Friday, September 16, 2016
Well, kids, don't say I never do you any favors...
Yes, as those who follow me over there in the right-hand column on Twitter* already know, I dropped this afternoon into the new Trump International Hotel, just so you don't have to.
And believe me, unless you really, really like blue velour, you don't have to.
Now, don't get me wrong: having lived for as long as we did in the Sandlands, I'm something of an aficionado of big, silly hotels; certainly there are fewer bigger or sillier than those to be found (in abundance) in Dubai. A fellow survivor and I were just the other day bemoaning how one has to readjust, as if decompressing after a long, deep dive, to American hostelries, with their distinct lack of 24-carat faucets, executive Champagne lounges (at breakfast, I mean), or on-call Bentleys ready to speed one to the nearest mall.
But this new... feature on the DC landscape is really something else entirely. Housed as it is in the historic old post office building (late the site of a truly regrettable "festival marketplace," just as successful in the end as most of those generally lamentable impositions on notable sites), it start with a great advantage: the stately old building boasts a central atrium as potentially grand as any out there in the Sandlands. What has happened, though, appears to be something on the order of a Trumpische failure of confidence. The new place may be just as tacky as any of its brethren out there in the Gulf, but somehow - and rather fatally - it lacks the conviction of its own tackiness.
For tawdry to work, it has to be unconscious of its own mediocrity: Maria Montez, say, in any of her roles. When tawdry becomes self-aware, though, it becomes something else - Emmy Slattery, longing to be a lady at Tara, or Stella Dallas, looking in from the rain at the dull, classy people she'll never belong to.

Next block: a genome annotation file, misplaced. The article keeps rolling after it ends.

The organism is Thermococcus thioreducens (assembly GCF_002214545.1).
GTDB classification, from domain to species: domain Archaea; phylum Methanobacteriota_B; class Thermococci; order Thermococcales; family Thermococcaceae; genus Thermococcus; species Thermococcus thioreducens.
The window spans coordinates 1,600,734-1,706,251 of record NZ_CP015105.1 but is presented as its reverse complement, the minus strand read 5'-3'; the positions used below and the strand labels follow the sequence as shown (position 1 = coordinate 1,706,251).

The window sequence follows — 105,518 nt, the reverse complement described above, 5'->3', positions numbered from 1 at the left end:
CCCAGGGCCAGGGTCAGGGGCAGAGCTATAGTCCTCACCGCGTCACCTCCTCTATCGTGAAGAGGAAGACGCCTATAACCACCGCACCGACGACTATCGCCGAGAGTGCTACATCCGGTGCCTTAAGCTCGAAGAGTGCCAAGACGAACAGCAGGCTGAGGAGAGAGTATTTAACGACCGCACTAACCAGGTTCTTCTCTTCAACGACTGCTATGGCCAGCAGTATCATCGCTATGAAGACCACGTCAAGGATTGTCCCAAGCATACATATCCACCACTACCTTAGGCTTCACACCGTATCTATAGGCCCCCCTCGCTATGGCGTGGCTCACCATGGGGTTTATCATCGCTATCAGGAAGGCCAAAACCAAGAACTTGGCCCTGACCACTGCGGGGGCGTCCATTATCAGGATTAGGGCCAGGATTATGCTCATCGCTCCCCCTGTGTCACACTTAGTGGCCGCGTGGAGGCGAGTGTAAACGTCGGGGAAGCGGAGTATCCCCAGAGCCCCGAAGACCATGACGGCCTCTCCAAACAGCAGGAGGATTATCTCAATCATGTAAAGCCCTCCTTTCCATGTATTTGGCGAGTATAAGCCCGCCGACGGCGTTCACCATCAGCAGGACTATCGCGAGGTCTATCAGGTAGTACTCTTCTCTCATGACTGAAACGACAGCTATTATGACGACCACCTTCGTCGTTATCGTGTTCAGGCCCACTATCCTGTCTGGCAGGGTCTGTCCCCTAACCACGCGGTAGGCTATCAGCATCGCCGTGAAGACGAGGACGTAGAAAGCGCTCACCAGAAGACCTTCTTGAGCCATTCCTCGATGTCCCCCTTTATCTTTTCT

What the place looks like, at this stage, is less like a full out Glamour Attack than it does a particularly ambitious display at a second-rate discount furniture house. It's trying - trying so, so hard - but beyond a certain shiny gloss there lies nothing but boredom. A row of ridiculous and ill-proportioned sub-Versailles chandeliers hangs incongruously from the soaring exposed steel arches, and beneath them is a thick cluster of figured carpets, broad sofas, gilded armchairs, and low coffee tables larded with knick-knacks of uncertain origin and piles of books of the sort less likely to be read than to have cocktails spilled on them. The overall effect is something rather as if your dentist's wife (who dabbles in interior design when she's not doing the bookkeeping) somehow got hold of a substantial budget and an abandoned train station. It's not even fun enough to be ridiculous.
Lord knows this town could use some thrills; one seems unlikely to find them in this almost embarrassingly earnest place. Once again, as so often in recent months, I find myself struck with nostalgia - once upon a time, when she was the favorite victim of the old Spy magazine, who would have thought that Ivana was the classy one?
* And really, why, unless you're just plain opposed to the platform, aren't you following me? Go do that, but do come back...